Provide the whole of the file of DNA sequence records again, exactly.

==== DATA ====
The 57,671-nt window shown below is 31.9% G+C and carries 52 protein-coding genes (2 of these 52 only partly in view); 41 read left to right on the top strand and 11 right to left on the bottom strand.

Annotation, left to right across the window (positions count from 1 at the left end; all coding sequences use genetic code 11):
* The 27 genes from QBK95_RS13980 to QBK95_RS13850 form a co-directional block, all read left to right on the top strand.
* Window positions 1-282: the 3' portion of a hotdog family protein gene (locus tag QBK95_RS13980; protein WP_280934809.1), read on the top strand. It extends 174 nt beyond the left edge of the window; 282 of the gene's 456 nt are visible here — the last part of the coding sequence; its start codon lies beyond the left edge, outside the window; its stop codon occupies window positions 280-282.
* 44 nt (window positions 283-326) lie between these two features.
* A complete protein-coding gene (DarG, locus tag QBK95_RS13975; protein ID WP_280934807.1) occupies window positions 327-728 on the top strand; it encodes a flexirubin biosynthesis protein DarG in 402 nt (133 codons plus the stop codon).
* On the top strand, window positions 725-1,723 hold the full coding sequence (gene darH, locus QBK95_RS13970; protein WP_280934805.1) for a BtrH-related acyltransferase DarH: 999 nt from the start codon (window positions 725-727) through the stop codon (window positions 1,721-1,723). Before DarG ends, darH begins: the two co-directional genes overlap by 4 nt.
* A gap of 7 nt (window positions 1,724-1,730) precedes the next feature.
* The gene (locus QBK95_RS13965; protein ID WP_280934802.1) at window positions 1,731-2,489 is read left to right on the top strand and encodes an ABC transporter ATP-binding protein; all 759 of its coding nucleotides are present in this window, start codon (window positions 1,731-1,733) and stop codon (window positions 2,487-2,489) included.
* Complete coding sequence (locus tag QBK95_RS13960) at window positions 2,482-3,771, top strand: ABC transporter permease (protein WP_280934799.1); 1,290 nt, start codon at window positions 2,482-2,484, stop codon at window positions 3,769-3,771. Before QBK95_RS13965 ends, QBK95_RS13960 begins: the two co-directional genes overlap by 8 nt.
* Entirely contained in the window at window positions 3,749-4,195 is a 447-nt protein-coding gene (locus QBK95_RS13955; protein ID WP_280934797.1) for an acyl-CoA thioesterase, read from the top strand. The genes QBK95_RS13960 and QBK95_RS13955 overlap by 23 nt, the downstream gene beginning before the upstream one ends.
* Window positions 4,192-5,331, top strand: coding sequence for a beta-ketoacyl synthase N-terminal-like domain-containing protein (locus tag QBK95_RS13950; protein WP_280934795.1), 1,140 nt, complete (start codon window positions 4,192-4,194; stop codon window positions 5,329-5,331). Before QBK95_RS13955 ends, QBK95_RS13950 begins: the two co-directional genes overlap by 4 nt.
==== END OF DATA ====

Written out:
The 57,671-nt window shown below is 31.9% G+C and carries 52 protein-coding genes (2 of these 52 only partly in view); 41 read left to right on the top strand and 11 right to left on the bottom strand.

Annotation, left to right across the window (positions count from 1 at the left end; all coding sequences use genetic code 11):
* The 27 genes from QBK95_RS13980 to QBK95_RS13850 form a co-directional block, all read left to right on the top strand.
* Window positions 1-282: the 3' portion of a hotdog family protein gene (locus tag QBK95_RS13980; protein WP_280934809.1), read on the top strand. It extends 174 nt beyond the left edge of the window; 282 of the gene's 456 nt are visible here — the last part of the coding sequence; its start codon lies beyond the left edge, outside the window; its stop codon occupies window positions 280-282.
* 44 nt (window positions 283-326) lie between these two features.
* A complete protein-coding gene (DarG, locus tag QBK95_RS13975; protein ID WP_280934807.1) occupies window positions 327-728 on the top strand; it encodes a flexirubin biosynthesis protein DarG in 402 nt (133 codons plus the stop codon).
* On the top strand, window positions 725-1,723 hold the full coding sequence (gene darH, locus QBK95_RS13970; protein WP_280934805.1) for a BtrH-related acyltransferase DarH: 999 nt from the start codon (window positions 725-727) through the stop codon (window positions 1,721-1,723). Before DarG ends, darH begins: the two co-directional genes overlap by 4 nt.
* A gap of 7 nt (window positions 1,724-1,730) precedes the next feature.
* The gene (locus QBK95_RS13965; protein ID WP_280934802.1) at window positions 1,731-2,489 is read left to right on the top strand and encodes an ABC transporter ATP-binding protein; all 759 of its coding nucleotides are present in this window, start codon (window positions 1,731-1,733) and stop codon (window positions 2,487-2,489) included.
* Complete coding sequence (locus tag QBK95_RS13960) at window positions 2,482-3,771, top strand: ABC transporter permease (protein WP_280934799.1); 1,290 nt, start codon at window positions 2,482-2,484, stop codon at window positions 3,769-3,771. Before QBK95_RS13965 ends, QBK95_RS13960 begins: the two co-directional genes overlap by 8 nt.
* Entirely contained in the window at window positions 3,749-4,195 is a 447-nt protein-coding gene (locus QBK95_RS13955; protein ID WP_280934797.1) for an acyl-CoA thioesterase, read from the top strand. The genes QBK95_RS13960 and QBK95_RS13955 overlap by 23 nt, the downstream gene beginning before the upstream one ends.
* Window positions 4,192-5,331, top strand: coding sequence for a beta-ketoacyl synthase N-terminal-like domain-containing protein (locus tag QBK95_RS13950; protein WP_280934795.1), 1,140 nt, complete (start codon window positions 4,192-4,194; stop codon window positions 5,329-5,331). Before QBK95_RS13955 ends, QBK95_RS13950 begins: the two co-directional genes overlap by 4 nt.